DHAKA, August 25, 2023 – Today marks six years since the Burma military’s brutal campaign of violence, rape, and murder against Rohingya men, women, and children. The regime’s genocidal actions forced three-quarters of a million Rohingya to flee with the few belongings they could carry. The people of Bangladesh welcomed them with open arms, compassion, and a sense of shared humanity. We commend the people of Bangladesh for their generosity and hospitality in continuing to host nearly one million refugees.
In response, the international community rallied to support Bangladesh in its efforts. The American people have contributed more than $2.1 billion since 2017 in response to the humanitarian crisis that unfolded across the region, including more than $1.7 billion in Bangladesh to support Rohingya refugees and the local communities that so generously host them, and we remain steadfast in our support.
Rohingya who continue to find refuge in Bangladesh and other countries in the region have suffered too long. They deserve an opportunity to return to their homes in safety and dignity, raise their families in peace, and live meaningful and purposeful lives. To that end, the United States remains committed to finding solutions to the crisis, justice for its victims, and accountability for the perpetrators of these atrocities, through targeted sanctions, international pressure, and support to the national and international courts taking action against those responsible.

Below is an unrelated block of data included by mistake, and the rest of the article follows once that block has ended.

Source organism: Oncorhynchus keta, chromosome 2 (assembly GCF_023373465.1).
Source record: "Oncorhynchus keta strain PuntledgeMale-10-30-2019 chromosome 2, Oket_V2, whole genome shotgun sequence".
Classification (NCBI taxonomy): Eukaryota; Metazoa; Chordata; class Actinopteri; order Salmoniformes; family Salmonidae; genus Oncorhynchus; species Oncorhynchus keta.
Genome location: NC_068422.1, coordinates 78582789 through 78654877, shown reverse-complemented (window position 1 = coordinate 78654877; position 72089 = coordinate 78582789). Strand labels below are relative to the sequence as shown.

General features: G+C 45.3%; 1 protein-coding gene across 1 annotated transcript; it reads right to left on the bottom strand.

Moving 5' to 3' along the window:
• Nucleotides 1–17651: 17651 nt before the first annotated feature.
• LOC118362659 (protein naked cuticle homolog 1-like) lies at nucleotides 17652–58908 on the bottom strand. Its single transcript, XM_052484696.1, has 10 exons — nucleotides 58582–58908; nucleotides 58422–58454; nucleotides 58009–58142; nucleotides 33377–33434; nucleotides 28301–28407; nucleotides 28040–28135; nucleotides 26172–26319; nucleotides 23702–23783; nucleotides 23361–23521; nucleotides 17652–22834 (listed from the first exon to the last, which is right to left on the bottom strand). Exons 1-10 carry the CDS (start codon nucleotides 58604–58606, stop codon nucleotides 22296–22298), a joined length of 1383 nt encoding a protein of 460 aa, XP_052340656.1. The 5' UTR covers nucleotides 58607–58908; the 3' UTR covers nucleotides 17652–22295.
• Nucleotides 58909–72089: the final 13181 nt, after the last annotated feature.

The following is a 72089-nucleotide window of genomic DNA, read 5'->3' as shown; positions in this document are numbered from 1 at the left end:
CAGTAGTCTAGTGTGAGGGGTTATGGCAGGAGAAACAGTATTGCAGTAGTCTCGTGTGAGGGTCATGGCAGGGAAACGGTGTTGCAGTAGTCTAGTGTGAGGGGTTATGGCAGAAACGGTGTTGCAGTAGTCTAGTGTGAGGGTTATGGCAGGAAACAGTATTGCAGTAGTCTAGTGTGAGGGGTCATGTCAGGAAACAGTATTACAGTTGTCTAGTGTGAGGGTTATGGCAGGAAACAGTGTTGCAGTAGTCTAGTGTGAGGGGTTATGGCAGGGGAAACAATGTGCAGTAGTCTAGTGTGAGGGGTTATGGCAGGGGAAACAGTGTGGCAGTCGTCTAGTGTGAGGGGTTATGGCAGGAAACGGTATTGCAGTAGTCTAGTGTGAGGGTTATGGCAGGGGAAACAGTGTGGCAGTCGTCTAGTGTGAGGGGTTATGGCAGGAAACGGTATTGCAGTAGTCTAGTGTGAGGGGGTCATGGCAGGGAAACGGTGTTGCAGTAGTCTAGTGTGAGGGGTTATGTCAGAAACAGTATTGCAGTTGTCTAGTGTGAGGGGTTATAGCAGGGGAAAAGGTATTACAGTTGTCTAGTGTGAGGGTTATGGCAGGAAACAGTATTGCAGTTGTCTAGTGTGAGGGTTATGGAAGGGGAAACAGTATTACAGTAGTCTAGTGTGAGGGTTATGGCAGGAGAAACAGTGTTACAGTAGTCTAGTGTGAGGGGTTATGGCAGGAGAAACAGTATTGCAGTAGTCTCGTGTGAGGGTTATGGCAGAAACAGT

Until conditions in Burma improve, we call upon the international community to continue providing humanitarian aid to one of the world’s most vulnerable and marginalized populations. We must continue to support the Government of Bangladesh and the Bangladeshi communities hosting Rohingya. As other crises around the world compete for limited resources, it is also increasingly important to identify ways Rohingya can contribute to the economic well-being of their host communities and their own families. This includes facilitating the pursuit of income-generating activities and formal education, ensuring Rohingya communities are safe, and by giving Rohingya a greater role in their own futures through participation in Rohingya civil society organizations. We look forward to exchanging best practices, ideas, and resources in helping identify durable solutions for Rohingya refugees.
Recognizing that Rohingya cannot safely return to their homeland of Burma under current conditions, resettlement is another important way in which we demonstrate responsibility sharing and contribute to comprehensive solutions for the plight of Rohingya. We applaud the generosity of other countries who are joining this international resettlement effort, and we hope the international community – beyond traditional resettlement countries – joins this important effort. Since 2009, the United States has warmly welcomed nearly 13,000 Rohingya from the region, including Bangladesh.
As this crisis enters its seventh year, it is of utmost importance that we persist in exploring all possible options to alleviate or end the suffering of Rohingya refugees throughout the region.